Ephemera Newsletter Iss Oct.3
(Creativity and Motivation Weekly)
Welcome back to the Ephemera Newsletter, Sõbrad! (Estonian for “friends”)
Thank you for your presence. We’re again focusing on our residency—The Good Contrivance Residency—that we developed in conjunction with the lovely people at Good Contrivance Farm. Last year we sent two people to the farm for two fully paid residencies, including supplementing travel expenses. The program did a lot to help promote Ephemera as well as the farm, which offers paid stays all year round for anyone who wants a retreat. The funds raised by the contest support all of us. We hope you’ll look at our residency this year. The deadline is approaching! October 31 by midnight. Feel free to share if you know anyone who would be a good fit. We thank you for lending us your ear.
Good Contrivance Residency
Applications now open. We will select 2 folks (i.e. 2 separate individuals) to receive a residency sponsorship (5 days at Good Contrivance Farm) and travel stipend of $200. Selectees schedule with the farm their preferred dates subject to availability. ~$1100 value. Click to learn more. (Paid subscribers will receive an early-bird submission portal at half price).
On to our standard content matters: Won’t you please check out last week’s issue if you missed it.
And here are some reminders:
Our letter can be cut off by emails! Please remember to click around any cut-off point and or try reading us on Substack.com or through the app.
Good Contrivance Farm Residency: Deadline Oct 31 for applications.
Call For Submissions: Reading for the December issues closes Nov 3 (Submissions are capped so remember to submit promptly). $200 honorarium + appear in 4 issues! If you are a paid subscriber to Ephemera, you can submit to poetry @ Ephemera for free as a membership perk! Free subscribers and anyone else can submit, too, with the reading fee and can submit up to 10 poems. Paying the reading fee will grant you 1-month paid access to Ephemera’s full letter each week. Learn more or:
In Brief…this week’s features:
Thoughts on Franz Liszt’s solo piano and orchestral piece Totentanz (Dance of the Dead).
Thoughts on H.R. Giger’s artwork and his terrible alien from the movie Alien.
October’s poet, Max McDonough and his third of four poems, “Python with a Dog Inside It.”
Our weekly lists:
3 magazines with open calls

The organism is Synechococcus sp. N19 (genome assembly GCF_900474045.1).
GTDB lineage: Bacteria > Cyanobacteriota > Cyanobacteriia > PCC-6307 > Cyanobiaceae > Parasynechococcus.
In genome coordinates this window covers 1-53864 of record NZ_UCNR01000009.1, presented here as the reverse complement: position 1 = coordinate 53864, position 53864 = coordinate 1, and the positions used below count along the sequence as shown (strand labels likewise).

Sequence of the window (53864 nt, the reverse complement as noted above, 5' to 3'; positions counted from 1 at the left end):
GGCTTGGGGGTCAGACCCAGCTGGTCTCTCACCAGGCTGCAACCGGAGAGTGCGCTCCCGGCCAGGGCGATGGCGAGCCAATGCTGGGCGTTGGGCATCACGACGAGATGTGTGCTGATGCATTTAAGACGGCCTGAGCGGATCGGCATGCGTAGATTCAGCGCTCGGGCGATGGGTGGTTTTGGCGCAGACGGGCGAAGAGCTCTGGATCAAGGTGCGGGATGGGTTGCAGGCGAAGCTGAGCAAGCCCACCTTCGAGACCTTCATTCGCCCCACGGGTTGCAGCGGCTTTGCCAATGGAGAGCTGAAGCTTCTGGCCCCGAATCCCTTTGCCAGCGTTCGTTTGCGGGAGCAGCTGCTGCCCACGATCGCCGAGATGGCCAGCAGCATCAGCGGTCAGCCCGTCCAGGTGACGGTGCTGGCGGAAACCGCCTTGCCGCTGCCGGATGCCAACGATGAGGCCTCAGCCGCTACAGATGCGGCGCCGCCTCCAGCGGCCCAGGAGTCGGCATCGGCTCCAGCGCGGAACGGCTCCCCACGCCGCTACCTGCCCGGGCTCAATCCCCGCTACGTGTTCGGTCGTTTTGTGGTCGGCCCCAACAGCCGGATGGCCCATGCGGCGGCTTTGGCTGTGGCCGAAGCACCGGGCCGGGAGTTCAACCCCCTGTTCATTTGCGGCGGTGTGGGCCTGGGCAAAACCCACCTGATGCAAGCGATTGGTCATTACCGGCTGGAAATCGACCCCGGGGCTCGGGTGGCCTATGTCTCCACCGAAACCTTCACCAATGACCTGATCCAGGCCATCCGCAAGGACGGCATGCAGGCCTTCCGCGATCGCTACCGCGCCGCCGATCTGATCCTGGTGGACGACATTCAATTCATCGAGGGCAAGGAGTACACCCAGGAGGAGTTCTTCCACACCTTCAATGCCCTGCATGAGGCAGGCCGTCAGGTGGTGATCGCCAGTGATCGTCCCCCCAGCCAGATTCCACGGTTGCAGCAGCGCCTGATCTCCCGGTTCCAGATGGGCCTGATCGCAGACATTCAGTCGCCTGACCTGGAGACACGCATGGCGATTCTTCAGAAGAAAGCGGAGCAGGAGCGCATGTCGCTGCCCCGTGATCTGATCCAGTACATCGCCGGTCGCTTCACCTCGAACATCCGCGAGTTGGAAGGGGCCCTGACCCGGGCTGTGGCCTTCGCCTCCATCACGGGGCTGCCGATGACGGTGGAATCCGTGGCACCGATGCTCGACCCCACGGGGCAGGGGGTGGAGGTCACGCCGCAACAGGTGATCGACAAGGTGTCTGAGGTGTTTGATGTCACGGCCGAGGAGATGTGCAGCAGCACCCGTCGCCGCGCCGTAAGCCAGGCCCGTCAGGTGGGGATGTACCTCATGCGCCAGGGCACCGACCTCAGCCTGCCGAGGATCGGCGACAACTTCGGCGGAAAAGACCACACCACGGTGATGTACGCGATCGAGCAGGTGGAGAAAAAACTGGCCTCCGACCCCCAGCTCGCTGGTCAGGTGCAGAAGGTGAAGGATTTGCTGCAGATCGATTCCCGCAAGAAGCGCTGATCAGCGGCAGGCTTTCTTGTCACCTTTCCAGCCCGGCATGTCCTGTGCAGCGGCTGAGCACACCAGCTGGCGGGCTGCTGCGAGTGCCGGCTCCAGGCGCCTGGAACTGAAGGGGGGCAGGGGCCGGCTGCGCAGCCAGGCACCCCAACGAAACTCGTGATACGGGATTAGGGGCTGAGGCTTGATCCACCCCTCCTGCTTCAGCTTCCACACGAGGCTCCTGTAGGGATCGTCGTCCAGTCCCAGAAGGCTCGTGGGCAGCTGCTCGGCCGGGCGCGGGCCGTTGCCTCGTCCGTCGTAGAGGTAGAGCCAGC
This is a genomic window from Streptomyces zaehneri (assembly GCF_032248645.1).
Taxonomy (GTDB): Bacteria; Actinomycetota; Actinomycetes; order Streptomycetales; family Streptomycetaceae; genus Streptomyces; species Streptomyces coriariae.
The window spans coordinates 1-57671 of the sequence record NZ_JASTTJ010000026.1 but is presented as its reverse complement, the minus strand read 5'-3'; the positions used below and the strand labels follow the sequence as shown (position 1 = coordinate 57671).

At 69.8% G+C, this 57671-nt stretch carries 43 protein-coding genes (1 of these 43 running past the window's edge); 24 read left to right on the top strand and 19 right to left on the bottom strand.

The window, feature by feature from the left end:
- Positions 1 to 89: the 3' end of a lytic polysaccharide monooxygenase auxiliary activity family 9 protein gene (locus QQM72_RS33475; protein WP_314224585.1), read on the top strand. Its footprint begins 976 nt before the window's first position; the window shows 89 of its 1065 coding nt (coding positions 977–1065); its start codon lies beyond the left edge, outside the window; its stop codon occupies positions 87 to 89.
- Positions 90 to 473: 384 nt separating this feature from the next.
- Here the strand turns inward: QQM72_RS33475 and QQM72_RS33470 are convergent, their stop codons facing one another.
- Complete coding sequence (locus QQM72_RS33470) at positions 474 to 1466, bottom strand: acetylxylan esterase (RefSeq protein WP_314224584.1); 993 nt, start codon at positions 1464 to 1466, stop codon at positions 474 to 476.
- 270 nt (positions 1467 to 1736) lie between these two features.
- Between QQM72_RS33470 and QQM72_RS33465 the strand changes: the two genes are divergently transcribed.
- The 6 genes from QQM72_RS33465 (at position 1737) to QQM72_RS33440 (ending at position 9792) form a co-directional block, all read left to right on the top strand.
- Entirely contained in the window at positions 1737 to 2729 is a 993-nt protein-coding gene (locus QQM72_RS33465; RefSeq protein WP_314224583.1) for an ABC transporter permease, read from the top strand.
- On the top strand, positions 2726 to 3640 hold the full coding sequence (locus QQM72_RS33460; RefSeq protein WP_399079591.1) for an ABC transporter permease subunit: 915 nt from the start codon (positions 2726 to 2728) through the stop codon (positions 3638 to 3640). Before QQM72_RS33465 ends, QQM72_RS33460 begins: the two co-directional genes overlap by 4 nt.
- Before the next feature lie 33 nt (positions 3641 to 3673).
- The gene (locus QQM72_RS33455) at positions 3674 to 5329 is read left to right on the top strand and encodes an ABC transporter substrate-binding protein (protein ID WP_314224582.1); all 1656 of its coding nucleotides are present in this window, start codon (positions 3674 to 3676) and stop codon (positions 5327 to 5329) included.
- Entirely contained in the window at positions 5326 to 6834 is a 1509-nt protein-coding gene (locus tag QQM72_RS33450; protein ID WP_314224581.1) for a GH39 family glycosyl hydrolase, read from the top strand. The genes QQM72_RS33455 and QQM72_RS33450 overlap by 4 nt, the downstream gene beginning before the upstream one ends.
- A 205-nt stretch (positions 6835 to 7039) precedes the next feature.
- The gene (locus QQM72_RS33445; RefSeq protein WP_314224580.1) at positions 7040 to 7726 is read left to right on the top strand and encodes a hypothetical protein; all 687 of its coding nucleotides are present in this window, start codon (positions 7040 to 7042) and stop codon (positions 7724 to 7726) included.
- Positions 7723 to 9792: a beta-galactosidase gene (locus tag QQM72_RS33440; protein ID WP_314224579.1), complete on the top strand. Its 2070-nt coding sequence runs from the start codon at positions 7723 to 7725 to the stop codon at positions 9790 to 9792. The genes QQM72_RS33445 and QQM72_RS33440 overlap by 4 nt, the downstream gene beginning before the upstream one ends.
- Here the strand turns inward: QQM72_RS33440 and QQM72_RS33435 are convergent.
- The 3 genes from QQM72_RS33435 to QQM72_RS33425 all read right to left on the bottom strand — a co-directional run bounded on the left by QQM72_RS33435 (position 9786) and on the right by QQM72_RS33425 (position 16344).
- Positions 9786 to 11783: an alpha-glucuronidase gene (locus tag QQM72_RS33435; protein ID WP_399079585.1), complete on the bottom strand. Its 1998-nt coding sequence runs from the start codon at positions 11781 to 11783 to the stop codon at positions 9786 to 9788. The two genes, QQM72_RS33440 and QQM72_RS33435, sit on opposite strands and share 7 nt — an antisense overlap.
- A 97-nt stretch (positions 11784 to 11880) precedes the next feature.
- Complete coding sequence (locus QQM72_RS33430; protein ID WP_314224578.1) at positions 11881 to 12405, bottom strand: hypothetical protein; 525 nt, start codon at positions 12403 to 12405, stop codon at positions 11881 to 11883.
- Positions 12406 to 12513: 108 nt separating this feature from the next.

3 recent job listings for editors and writers (very end).
**Become a sponsor. Get a banner and in-body segment to promote your book, class, event or non-literary offering. Reach out to firstname.lastname@example.org**
check out an Interesante selection on our hidden 6th sense.
Mini-essays to start!
Support us on Bookshop - See our past book recs and others. A highly curated list.
Merci. Danke. Kiitos. 고마워 Go-ma-wo. Cảm ơn. Xiè xiè.
While the temperature hiccups, and while we still have a handful of warmish days left as autumn, once ignited, now looks to dull quietly, its payload mostly delivered, we offer a toast to being and staying positive. Alight! Stay aloft, in mood and in spirit. Let generosity win, if not with your time—ahem, we do need to toil—then with your intentions, maybe in the form of blessings, maybe in the form of prayer, or good tidings, or however you like to practice gratitude and good will. We’ll call it a type of prayer, for ease of use, and point out that prayer is a very human endeavor. It’s a form of meditation—maybe the two are quite overlapping—and we might think of it on a quantum level as helping to set, reset, and guide our intentions internally so that we might more easily act according to the good externally. We can picture bits of light, electrons, abysmally short-lived Higgs bosons burping inaudible like too-low bassoons and quarks gluoning this way and that, those frenzied merchants, inside our minds as our thoughts build up our gray matter, as the neurons reorganize. Body-talk gets a little eerie at times…slightly morbid…which, seasonally speaking is not so out of line. Positivity, grace, consideration. These will make us shine as creative individuals as well as a community despite, and maybe particularly in the face of, fear and fright.